At work we always have a pretty hefty development environment. At home I’ve never had any dedicated environment for my web development. It’s both a relief and something I miss.
Today I’ll try to set up a WordPress development environment that’s a bit more robust than my old setup where I download the file I need to change from my website to my desktop, change it, upload it and refresh the browser.
The idea is to:
- use Google Code as a code repository
- use VirtualBox to run an Ubuntu server with the Apache web server to host WordPress
- use Aptana for writing the code
Setup Google Code
I registered mypersonalblog on Google Code. For now I’ll probably mostly use the SVN features so you can swap out Google Code for any other repository.
I created a wp-themes folder in trunk where I’ll put one folder for each theme I use.
I download the theme I want to use from WordPress Themes. I add -ol to the end of the theme folder to not confuse the themes with the original folder names. Then I check it in. This is done to easily be able to track my changes compared to the version I started out from later. Both to be able to see what I have done but also to easily be able to merge updated theme versions further down the road.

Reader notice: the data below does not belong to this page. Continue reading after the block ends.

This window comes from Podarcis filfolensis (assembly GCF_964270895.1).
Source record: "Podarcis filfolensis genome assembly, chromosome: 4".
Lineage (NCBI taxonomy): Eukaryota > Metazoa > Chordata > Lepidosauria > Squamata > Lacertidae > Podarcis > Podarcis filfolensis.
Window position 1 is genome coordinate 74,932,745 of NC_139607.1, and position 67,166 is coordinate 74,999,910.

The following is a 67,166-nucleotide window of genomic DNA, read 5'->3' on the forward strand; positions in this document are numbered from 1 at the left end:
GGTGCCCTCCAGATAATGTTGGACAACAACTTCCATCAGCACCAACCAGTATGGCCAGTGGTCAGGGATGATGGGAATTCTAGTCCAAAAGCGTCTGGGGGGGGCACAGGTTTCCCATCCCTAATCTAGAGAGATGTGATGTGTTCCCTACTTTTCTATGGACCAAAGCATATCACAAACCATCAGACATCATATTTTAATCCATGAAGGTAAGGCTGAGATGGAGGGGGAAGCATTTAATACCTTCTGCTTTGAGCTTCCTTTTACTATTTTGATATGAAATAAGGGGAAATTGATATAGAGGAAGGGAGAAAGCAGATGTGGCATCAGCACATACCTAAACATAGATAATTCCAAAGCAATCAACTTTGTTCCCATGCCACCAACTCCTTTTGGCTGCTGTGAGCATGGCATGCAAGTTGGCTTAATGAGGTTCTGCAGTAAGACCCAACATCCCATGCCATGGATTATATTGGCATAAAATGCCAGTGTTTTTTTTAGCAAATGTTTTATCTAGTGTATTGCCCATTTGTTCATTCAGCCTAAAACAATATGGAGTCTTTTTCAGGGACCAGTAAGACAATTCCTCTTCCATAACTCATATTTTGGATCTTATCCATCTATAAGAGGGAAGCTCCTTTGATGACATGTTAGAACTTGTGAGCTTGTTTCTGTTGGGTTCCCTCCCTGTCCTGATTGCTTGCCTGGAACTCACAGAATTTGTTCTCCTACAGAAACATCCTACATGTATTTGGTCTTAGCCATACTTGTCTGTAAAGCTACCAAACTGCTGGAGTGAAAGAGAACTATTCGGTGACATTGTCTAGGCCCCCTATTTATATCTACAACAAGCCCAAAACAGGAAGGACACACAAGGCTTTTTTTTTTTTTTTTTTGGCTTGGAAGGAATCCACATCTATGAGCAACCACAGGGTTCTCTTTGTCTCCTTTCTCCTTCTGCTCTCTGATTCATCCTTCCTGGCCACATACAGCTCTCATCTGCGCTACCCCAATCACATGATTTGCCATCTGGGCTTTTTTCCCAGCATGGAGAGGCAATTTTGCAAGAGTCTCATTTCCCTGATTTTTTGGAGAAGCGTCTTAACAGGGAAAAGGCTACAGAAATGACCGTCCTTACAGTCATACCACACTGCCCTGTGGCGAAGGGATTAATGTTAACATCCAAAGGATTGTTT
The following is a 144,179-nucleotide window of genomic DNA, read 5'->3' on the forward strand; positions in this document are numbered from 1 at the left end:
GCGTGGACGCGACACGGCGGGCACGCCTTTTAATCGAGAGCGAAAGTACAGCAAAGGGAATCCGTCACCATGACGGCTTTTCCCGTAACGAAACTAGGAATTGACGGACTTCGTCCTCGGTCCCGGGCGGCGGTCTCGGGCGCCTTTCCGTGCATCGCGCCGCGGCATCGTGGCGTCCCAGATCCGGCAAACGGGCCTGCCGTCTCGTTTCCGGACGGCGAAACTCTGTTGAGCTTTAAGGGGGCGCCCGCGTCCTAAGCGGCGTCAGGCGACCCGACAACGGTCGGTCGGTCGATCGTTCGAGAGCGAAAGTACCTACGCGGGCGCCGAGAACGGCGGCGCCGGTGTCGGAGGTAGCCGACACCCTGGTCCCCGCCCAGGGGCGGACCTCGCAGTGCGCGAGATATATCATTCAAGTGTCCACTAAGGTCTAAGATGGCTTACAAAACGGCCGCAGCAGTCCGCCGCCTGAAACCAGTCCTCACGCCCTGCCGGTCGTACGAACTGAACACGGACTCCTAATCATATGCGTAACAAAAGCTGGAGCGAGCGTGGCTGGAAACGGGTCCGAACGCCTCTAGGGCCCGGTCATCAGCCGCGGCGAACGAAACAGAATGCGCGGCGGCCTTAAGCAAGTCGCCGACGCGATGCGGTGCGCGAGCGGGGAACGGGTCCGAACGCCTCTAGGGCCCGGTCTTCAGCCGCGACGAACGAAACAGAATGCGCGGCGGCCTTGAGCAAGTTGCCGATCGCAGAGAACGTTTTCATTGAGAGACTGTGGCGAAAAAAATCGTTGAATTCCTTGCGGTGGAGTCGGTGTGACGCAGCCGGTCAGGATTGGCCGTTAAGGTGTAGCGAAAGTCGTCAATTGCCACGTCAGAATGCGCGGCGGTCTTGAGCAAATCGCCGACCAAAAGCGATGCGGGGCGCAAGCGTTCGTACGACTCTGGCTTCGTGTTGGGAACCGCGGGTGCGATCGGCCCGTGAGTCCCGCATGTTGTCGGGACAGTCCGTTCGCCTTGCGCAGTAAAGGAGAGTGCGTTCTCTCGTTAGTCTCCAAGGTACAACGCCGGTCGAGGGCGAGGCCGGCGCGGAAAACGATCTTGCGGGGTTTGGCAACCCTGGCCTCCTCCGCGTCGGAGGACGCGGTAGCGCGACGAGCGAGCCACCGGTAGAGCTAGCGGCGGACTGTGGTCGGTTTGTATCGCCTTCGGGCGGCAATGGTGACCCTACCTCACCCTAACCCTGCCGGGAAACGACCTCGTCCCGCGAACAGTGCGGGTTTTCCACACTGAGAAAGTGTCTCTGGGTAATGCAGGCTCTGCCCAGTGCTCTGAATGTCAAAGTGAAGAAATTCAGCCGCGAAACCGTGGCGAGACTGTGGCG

I change the styles.css file and add some information. Here is an example from the Simplr-ol style.css file.
THEME NAME: Simplr-ol THEME URI: http://code.google.com/p/mypersonalblog/ (Simplr http://www.plaintxt.org/themes/simplr/) DESCRIPTION: My customizations to Simplr; "The original minimalist one-column, content-centered theme for WordPress. A different type of theme. For WordPress 2.6.x." VERSION: 4.6.1-0.1 AUTHOR: Ola Lindberg (Simplr by Scott Allan Wallick) AUTHOR URI: http:///olalindberg.com/wp/ (Simplr http://scottwallick.com/) TAGS: variable width, fixed width, one column, widgets, theme options, options page, white, orange, blue, microformats, hatom, hcard
If any theme diverges a lot from the original theme I’ll maybe come up with a new name and upload it to WordPress Themes. For now I think it’s good enough to have them all in one Google Code repository.
Setup VirtualBox, Ubuntu, Apache and WordPress
I installed VirtualBox, created an Ubuntu appliance and installed Ubuntu 9.10 desktop. I installed the guest add-ons and Apache. I changed the VirtualBox network to Bridge mode so it get’s its own IP address.
Update 101118: I recently wanted to make this setup on another computer (using a wireless network card) where I couldn’t get the Bridged Adapter to work. I searched around a bit and it and it seemed like some people had similar issues. Instead I configured VirtualBox to use two network cards. One using NAT (giving internet access) and one using Host-only Adapter.
With this setup you should access you guest os from your host os with the IP address your 2nd network card gets (in Windows).
I created an Apache Virtual Host and installed WordPress to that folder. The production URL is http:///olalindberg.com/wp/ and for the local URL I use http://o/blog. I added the IP for my virtual Ubuntu to the name o i my hosts file. Now I can surf to http://o/blog.